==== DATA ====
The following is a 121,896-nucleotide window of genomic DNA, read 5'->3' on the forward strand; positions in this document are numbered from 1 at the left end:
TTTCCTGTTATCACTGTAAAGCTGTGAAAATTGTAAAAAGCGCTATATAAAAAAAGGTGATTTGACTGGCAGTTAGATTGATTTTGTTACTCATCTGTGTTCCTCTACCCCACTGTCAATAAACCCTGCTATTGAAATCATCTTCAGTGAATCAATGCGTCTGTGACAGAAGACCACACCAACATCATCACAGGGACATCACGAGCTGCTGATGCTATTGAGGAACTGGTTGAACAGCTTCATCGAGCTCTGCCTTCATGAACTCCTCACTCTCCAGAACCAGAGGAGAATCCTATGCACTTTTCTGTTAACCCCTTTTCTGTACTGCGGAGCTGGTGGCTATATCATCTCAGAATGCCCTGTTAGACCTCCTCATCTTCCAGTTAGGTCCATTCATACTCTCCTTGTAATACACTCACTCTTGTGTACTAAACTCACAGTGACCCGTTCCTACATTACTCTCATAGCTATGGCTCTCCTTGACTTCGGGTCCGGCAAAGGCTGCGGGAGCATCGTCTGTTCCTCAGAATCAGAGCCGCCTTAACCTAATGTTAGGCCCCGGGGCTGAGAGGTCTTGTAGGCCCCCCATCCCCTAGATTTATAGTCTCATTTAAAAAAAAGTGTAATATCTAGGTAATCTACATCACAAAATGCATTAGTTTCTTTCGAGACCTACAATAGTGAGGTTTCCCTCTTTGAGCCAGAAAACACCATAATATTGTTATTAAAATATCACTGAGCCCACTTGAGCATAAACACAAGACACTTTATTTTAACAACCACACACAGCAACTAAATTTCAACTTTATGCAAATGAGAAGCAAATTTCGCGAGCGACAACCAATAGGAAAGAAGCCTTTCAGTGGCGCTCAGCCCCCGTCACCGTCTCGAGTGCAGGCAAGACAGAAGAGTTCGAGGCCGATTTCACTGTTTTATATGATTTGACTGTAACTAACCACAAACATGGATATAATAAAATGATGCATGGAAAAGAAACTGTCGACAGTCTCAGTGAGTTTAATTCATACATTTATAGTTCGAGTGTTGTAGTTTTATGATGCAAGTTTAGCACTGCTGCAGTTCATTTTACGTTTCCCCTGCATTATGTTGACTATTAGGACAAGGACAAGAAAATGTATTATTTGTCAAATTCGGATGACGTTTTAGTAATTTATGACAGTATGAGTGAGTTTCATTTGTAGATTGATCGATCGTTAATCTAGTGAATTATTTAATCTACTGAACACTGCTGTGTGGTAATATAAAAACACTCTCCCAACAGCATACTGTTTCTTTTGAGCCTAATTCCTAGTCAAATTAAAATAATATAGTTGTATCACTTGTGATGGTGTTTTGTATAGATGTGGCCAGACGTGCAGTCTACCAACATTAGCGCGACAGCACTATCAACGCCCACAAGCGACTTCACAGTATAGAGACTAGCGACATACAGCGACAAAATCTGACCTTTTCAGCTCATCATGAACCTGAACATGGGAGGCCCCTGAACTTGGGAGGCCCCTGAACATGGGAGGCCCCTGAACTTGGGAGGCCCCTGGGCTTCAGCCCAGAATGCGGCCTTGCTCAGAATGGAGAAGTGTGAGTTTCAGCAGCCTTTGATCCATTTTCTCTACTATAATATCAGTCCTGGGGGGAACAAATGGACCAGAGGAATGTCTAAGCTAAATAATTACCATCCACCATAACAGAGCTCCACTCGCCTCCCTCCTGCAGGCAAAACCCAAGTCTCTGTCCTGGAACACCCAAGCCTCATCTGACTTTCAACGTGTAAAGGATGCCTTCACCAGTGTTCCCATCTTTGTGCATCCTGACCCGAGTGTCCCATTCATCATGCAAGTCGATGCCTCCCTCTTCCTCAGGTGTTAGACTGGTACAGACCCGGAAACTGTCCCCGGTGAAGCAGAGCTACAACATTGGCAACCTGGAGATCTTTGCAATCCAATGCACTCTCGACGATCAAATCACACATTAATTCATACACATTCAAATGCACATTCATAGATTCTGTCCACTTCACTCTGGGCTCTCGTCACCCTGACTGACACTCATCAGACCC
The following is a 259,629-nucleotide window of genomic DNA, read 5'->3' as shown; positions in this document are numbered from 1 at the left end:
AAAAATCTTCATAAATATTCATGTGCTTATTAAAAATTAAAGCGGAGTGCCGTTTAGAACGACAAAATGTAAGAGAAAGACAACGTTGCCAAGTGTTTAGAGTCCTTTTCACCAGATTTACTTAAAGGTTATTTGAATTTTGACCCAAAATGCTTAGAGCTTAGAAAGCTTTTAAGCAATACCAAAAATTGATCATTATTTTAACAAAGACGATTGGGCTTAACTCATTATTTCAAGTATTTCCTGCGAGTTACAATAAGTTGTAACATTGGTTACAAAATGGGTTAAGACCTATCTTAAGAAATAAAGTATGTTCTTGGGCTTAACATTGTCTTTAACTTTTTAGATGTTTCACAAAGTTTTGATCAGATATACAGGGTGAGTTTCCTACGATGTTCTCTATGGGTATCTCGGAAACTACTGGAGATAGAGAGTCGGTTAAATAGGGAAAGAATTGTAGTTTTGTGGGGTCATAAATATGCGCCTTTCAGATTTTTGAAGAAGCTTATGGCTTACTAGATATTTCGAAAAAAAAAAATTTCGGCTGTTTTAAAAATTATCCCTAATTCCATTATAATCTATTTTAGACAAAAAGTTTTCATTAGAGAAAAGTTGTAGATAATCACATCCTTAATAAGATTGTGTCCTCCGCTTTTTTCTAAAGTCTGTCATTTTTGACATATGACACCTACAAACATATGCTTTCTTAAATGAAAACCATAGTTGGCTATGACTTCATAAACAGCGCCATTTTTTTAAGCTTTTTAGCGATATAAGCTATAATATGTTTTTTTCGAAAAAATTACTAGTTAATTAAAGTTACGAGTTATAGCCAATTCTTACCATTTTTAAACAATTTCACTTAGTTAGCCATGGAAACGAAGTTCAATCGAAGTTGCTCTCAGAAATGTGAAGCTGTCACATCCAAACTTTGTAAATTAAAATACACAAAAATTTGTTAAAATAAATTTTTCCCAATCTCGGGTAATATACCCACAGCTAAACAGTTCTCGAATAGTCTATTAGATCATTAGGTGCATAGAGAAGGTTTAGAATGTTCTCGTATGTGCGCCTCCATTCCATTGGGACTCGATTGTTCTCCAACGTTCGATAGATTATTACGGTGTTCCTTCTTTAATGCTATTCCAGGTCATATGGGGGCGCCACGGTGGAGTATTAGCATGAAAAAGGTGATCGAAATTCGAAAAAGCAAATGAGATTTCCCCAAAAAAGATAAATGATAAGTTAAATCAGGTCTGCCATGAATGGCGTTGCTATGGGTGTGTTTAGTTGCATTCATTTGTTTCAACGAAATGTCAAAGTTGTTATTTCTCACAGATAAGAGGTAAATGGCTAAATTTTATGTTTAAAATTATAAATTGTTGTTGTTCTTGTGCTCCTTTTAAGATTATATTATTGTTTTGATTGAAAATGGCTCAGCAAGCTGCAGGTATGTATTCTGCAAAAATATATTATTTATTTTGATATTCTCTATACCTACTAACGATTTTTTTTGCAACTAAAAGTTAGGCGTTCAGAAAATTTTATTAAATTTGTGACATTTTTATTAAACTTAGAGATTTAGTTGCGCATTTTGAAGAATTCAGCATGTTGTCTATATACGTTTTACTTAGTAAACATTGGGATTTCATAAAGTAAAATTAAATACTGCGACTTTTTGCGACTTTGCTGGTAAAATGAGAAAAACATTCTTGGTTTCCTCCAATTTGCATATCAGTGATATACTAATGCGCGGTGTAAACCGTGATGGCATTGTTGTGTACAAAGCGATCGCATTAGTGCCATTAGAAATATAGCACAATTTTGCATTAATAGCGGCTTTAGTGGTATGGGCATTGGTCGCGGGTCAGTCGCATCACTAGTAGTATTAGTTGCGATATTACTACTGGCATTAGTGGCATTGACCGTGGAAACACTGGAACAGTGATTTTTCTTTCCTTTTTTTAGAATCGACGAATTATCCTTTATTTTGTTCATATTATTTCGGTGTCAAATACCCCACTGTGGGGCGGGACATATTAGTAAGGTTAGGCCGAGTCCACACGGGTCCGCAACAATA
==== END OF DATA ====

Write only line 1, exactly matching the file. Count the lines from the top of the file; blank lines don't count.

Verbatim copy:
The following is a 121,896-nucleotide window of genomic DNA, read 5'->3' on the forward strand; positions in this document are numbered from 1 at the left end: